R Programming for Beginners: Getting Started

R Programming 4.0+    |    Beginner
  • 13 videos | 1h 31m 25s
  • Includes Assessment
  • Earns a Badge
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The free and robust statistical package R has been decades in the making and is worth learning for serious statistical operations, such as conducting new medical data analysis. This course teaches you everything you need to know to get started with R, from installing R to running R from the command line. You'll grasp how to invoke basic functions and view the documentation on those. You'll create variables in R and explore various reserved words and the = and

WHAT YOU WILL LEARN

  • discover the key concepts covered in this course
    install and set up the R kernel on Jupyter Notebook on macOS
    install and set up the R kernel on Jupyter Notebook on Windows
    use the ? operator to view docs for functions
    invoke the help() function and create and use variables
    illustrate the use of reserved words and the <- and = assignment operators
    perform math operations on variables
  • perform arithmetic operations using operators such as + and -
    create variables using different techniques
    use various built-in functions such as print() and abs()
    execute numeric built-in functions such as seq()
    recall the different basic or atomic data types
    summarize the key concepts covered in this course

IN THIS COURSE

  • 2m 13s
    In this video, you’ll learn more about your instructor and the course. In this course, you’ll start by installing R and Anaconda Jupiter on both Mac OS and Microsoft Windows. You’ll also run R from the command line. Then you'll invoke basic functions and view documentation using the question mark and double question mark operators before moving on to creating variables, exploring various reserved keywords, and the use of the equal to and arrow operators. FREE ACCESS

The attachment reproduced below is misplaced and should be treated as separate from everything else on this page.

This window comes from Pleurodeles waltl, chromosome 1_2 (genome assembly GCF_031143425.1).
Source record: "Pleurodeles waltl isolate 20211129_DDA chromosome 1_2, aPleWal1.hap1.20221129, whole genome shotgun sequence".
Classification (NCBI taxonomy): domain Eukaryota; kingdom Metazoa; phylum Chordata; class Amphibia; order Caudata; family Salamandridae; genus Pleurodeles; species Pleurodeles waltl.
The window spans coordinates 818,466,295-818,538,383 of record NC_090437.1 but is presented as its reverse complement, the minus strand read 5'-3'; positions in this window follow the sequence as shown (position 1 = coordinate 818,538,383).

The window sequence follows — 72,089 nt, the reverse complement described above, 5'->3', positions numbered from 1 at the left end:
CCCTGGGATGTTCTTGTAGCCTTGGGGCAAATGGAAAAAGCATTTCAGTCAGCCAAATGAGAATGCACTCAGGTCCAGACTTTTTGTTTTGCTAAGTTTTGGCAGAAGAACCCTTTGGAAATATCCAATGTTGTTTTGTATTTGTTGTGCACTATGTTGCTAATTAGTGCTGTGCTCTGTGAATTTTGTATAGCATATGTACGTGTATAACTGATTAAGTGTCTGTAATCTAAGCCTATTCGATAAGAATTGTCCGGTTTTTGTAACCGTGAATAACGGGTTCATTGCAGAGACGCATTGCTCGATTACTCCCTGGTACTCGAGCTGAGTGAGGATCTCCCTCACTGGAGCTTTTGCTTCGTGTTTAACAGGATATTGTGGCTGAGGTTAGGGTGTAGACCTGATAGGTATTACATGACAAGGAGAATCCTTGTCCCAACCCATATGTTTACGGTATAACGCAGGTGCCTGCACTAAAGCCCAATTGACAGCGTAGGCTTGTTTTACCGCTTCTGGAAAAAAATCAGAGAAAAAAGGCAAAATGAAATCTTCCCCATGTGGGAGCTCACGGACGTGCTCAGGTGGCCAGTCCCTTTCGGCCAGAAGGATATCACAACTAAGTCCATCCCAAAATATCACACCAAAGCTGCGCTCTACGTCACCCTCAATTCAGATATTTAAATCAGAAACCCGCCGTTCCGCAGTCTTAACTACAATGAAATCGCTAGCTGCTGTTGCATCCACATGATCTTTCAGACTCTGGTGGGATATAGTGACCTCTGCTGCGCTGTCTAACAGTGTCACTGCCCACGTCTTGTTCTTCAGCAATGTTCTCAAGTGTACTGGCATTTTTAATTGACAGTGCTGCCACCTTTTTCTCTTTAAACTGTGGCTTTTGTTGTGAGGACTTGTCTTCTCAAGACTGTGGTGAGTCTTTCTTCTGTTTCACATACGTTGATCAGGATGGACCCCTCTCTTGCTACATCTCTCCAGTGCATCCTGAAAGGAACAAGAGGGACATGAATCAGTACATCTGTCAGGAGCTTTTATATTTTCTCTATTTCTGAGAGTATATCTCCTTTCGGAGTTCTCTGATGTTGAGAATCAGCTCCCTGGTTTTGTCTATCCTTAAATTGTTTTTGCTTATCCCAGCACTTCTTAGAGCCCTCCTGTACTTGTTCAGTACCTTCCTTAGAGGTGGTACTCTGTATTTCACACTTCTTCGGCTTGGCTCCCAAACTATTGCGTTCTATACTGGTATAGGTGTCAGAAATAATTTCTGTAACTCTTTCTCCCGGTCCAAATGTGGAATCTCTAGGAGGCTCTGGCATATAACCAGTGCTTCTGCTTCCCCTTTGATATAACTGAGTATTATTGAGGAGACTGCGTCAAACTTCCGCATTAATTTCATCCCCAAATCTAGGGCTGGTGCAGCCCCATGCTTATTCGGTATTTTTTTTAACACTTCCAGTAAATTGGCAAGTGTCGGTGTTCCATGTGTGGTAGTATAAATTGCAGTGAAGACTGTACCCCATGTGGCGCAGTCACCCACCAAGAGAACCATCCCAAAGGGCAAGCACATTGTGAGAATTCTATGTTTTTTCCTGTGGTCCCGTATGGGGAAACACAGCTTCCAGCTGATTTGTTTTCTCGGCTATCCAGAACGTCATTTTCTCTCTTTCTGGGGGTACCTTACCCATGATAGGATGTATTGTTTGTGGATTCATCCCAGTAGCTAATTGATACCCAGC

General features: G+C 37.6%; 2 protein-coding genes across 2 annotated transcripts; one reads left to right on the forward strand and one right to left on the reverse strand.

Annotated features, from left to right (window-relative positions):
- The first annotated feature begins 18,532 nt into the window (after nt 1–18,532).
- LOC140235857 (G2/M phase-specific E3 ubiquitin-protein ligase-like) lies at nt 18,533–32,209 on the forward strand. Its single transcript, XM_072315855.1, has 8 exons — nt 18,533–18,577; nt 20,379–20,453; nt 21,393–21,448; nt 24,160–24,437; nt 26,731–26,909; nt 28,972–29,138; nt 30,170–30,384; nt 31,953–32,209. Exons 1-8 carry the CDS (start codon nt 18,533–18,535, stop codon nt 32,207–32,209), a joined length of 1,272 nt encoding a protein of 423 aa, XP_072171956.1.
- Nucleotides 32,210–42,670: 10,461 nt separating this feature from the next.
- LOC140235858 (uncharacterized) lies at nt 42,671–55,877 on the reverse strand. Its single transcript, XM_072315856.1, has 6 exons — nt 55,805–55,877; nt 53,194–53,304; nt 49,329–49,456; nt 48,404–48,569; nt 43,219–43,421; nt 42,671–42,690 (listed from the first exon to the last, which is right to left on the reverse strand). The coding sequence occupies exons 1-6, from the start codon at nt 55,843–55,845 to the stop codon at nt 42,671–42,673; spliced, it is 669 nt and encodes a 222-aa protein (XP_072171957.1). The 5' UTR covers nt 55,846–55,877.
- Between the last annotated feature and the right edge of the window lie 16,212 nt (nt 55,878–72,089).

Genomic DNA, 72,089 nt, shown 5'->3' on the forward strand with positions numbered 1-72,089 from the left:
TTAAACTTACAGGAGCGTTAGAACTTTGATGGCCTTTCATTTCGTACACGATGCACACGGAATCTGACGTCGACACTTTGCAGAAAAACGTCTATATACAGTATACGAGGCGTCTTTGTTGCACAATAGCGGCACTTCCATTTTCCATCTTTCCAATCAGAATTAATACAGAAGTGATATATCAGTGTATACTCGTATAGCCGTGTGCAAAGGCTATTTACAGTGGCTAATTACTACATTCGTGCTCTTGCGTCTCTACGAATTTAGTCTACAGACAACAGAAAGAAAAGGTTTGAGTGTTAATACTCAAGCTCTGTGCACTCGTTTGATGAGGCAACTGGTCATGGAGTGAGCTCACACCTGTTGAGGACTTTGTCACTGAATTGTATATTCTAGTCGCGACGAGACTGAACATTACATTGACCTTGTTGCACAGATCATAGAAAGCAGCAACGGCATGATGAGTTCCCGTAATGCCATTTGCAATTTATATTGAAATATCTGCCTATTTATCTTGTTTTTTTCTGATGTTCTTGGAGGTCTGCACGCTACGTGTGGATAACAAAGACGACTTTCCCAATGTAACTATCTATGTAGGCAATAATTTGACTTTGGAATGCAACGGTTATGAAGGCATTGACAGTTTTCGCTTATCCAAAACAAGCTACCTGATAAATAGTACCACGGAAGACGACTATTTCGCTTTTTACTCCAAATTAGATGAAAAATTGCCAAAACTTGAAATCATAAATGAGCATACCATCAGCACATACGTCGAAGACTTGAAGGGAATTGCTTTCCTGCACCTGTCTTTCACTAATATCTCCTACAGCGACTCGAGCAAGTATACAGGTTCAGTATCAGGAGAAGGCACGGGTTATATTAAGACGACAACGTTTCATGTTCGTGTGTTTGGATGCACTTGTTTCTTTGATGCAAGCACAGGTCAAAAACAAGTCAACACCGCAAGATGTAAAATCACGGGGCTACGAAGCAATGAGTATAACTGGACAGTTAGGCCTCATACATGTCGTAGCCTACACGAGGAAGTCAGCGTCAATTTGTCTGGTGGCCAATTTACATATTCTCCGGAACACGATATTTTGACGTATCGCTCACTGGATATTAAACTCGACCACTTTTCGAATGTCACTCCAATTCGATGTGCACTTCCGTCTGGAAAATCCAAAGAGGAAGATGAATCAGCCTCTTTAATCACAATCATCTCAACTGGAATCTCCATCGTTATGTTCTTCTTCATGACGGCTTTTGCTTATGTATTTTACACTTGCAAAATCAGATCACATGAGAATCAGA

• 8m 5s
    In this video, you’ll watch a demo. In this demo, you’ll start with an exploration of R on the Macintosh platform. You’ll learn to install R and run R code from within a Jupyter notebook. First, you’ll download and install Anaconda. Then, you’ll set up a virtual environment for R, which will allow us to run the R kernel from within Jupyter notebooks. FREE ACCESS
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    3.  Installing R on Windows
    7m 18s
    In this video, you’ll watch a demo. In this demo, you’ll explore the world of R. You’ll learn how to get started with R on a Windows machine. You’ll be running R from Jupyter notebooks. There are many advantages to doing it this way, notably the interactivity and the familiarity for those who come to R after having worked with Python. First, you’ll install Anaconda. FREE ACCESS
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    4.  Using the ? Operator in R
    7m 17s
    In this video, you’ll watch a demo. In this demo, you’ll see a blank Jupyter notebook onscreen. In the top right you’ll see the R kernel is selected. R is an interpreted language, which means that it's perfect for an interactive environment like a Jupyter notebook. You’ll be able to type bits of R code into the code cells and then hit Shift Enter to have R evaluate them. FREE ACCESS
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    5.  Using help() and Creating Variables in R
    8m 28s
    In this video, you’ll watch a demo. In this demo, you’ll pick up where you left off at the end of the last one. You’ll make use of the ?? operator. Onscreen you’ll invoke the ?? operation has been invoked and followed with the word regression. You’ll see the word regression is not enclosed within double quotes. The ?? operator is going to return documentation about many different functions, which all contain the word regression. FREE ACCESS
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    6.  Using Reserved Words and Assignment Operators in R